Prison seen in positive light

If Summerland Mayor Janice Perrino’s assessment concerning the correctional facility that will be built somewhere in the Okanagan is correct, that is, we really don’t have too much to say about it, then, other than being informational, the meetings that have been held in Lumby, Kelowna, Summerland and Penticton will have no bearing on whether it will be built, just where it will be built. Basically, what this means is that all of the people who have been speaking for or against the facility really haven’t convinced the powers that be of anything. We can just hope that the provincial Correctional Branch will take all of the strategic factors into consideration and select the best site for the buildings.

I would like to make a few positive points about correctional centres that you may not be aware of simply because you may have been influenced by people who have made up their minds negatively towards them.

Ignoring the fact that these buildings will also house those inmates who are in the transitory position of being remanded, they will also house a greater number who have received sentences of less than two years. These persons will receive a core program of substance abuse management, violence prevention, family violence prevention and building respectful relationships.

Other programs will give the inmates drug and alcohol counseling; a program to help them get Grade 12 education; work and skills development such as woodworking, metal work, food preparation, silviculture, etc. To keep in shape, or get in shape, the facility will have a gymnasium and an outside playfield. A chaplain will also provide weekly services. Inmates will also have access to health care professionals from the local community including a psychiatrist or a psychological nurse. Community support includes involvement by the John Howard Society, Salvation Army, Alcoholics Anonymous, an inmate visiting program, a native liaison as well as local university association.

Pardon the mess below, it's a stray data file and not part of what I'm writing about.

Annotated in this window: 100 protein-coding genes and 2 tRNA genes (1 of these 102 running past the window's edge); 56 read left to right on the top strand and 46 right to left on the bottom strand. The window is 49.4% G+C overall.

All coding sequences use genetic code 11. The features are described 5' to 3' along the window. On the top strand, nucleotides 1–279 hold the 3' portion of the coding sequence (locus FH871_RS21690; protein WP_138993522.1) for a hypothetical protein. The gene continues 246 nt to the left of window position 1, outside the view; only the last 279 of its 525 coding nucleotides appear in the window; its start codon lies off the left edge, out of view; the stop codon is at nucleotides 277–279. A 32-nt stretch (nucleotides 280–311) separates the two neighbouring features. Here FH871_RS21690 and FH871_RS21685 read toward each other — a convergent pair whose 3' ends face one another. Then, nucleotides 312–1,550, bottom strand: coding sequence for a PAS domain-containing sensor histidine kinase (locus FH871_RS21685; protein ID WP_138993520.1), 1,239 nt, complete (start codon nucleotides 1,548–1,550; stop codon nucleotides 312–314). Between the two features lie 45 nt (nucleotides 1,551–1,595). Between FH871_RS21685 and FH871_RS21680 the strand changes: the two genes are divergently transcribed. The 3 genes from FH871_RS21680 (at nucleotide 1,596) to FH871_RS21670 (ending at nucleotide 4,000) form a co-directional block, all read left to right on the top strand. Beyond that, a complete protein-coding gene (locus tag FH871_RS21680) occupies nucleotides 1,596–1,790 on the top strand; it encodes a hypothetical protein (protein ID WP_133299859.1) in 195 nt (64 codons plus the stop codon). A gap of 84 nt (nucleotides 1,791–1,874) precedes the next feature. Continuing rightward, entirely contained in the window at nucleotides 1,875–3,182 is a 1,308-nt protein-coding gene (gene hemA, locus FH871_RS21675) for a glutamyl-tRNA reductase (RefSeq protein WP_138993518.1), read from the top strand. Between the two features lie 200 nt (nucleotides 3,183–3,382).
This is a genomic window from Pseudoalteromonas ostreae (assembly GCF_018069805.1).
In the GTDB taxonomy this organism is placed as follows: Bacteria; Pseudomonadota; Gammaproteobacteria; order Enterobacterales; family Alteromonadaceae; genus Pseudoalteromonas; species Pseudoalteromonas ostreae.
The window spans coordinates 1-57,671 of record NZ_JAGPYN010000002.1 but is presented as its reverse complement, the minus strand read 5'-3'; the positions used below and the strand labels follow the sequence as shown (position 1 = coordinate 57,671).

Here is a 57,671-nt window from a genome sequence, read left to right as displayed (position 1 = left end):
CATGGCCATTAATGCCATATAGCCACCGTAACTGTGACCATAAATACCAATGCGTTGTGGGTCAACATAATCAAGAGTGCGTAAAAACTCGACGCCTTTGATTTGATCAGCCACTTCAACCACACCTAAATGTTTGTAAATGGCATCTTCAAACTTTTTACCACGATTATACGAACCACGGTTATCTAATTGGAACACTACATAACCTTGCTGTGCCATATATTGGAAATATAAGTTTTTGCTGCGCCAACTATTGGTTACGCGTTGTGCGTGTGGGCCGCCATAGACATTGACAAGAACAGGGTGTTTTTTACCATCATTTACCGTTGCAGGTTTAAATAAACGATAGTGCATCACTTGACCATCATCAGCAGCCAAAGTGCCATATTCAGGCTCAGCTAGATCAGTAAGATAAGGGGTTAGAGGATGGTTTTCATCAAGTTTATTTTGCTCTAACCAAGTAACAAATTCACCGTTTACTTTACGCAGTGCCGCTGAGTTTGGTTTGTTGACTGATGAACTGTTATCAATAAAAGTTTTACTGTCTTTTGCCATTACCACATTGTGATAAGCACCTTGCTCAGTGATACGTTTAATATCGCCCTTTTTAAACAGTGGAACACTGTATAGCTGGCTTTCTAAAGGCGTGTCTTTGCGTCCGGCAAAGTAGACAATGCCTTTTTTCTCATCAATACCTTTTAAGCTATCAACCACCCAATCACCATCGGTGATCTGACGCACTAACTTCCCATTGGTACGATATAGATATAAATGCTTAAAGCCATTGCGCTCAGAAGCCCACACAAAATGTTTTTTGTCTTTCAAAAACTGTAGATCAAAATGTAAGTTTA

I’m impressed that the province has now made LEED, to the Gold level, mandatory on all its new projects. This means that a building needs to be designed and built “using strategies intended to improve performance in metrics such as energy savings, water efficiency, CO2 emissions reduction, improved indoor environmental quality, and stewardship of resources and sensitivity to their impacts.” (Wikipedia)  This basically means that the facility will be on par with the new campus building nearing completion in Penticton. Even if few tourists ever see or visit the area of the Okanagan where the correctional centre will be built, which would be highly unlikely, we can have pride in the fact that we have one of the best facilities of its kind in Canada.

There should also be a significant positive economic benefit to the community that is selected to house such a facility, but I will leave it to others to comment on that.

Frank Martens





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